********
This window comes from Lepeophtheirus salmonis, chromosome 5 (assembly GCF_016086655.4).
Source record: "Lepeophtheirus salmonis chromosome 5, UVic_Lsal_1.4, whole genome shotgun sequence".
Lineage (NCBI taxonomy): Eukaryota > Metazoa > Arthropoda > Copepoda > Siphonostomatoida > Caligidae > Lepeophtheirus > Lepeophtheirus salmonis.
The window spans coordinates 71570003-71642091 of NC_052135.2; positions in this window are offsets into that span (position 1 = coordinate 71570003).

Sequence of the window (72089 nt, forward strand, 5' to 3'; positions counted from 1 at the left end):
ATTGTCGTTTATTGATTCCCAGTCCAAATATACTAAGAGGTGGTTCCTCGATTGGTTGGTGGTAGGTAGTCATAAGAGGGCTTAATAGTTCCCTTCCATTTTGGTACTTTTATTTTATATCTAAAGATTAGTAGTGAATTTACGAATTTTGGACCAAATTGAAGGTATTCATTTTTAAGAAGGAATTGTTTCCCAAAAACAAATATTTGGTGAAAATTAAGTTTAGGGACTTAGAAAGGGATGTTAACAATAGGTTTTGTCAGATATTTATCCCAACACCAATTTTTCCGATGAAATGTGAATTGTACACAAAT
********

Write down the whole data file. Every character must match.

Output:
This window comes from Lepeophtheirus salmonis, chromosome 5 (assembly GCF_016086655.4).
Source record: "Lepeophtheirus salmonis chromosome 5, UVic_Lsal_1.4, whole genome shotgun sequence".
Lineage (NCBI taxonomy): Eukaryota > Metazoa > Arthropoda > Copepoda > Siphonostomatoida > Caligidae > Lepeophtheirus > Lepeophtheirus salmonis.
The window spans coordinates 71570003-71642091 of NC_052135.2; positions in this window are offsets into that span (position 1 = coordinate 71570003).

Sequence of the window (72089 nt, forward strand, 5' to 3'; positions counted from 1 at the left end):
ATTGTCGTTTATTGATTCCCAGTCCAAATATACTAAGAGGTGGTTCCTCGATTGGTTGGTGGTAGGTAGTCATAAGAGGGCTTAATAGTTCCCTTCCATTTTGGTACTTTTATTTTATATCTAAAGATTAGTAGTGAATTTACGAATTTTGGACCAAATTGAAGGTATTCATTTTTAAGAAGGAATTGTTTCCCAAAAACAAATATTTGGTGAAAATTAAGTTTAGGGACTTAGAAAGGGATGTTAACAATAGGTTTTGTCAGATATTTATCCCAACACCAATTTTTCCGATGAAATGTGAATTGTACACAAAT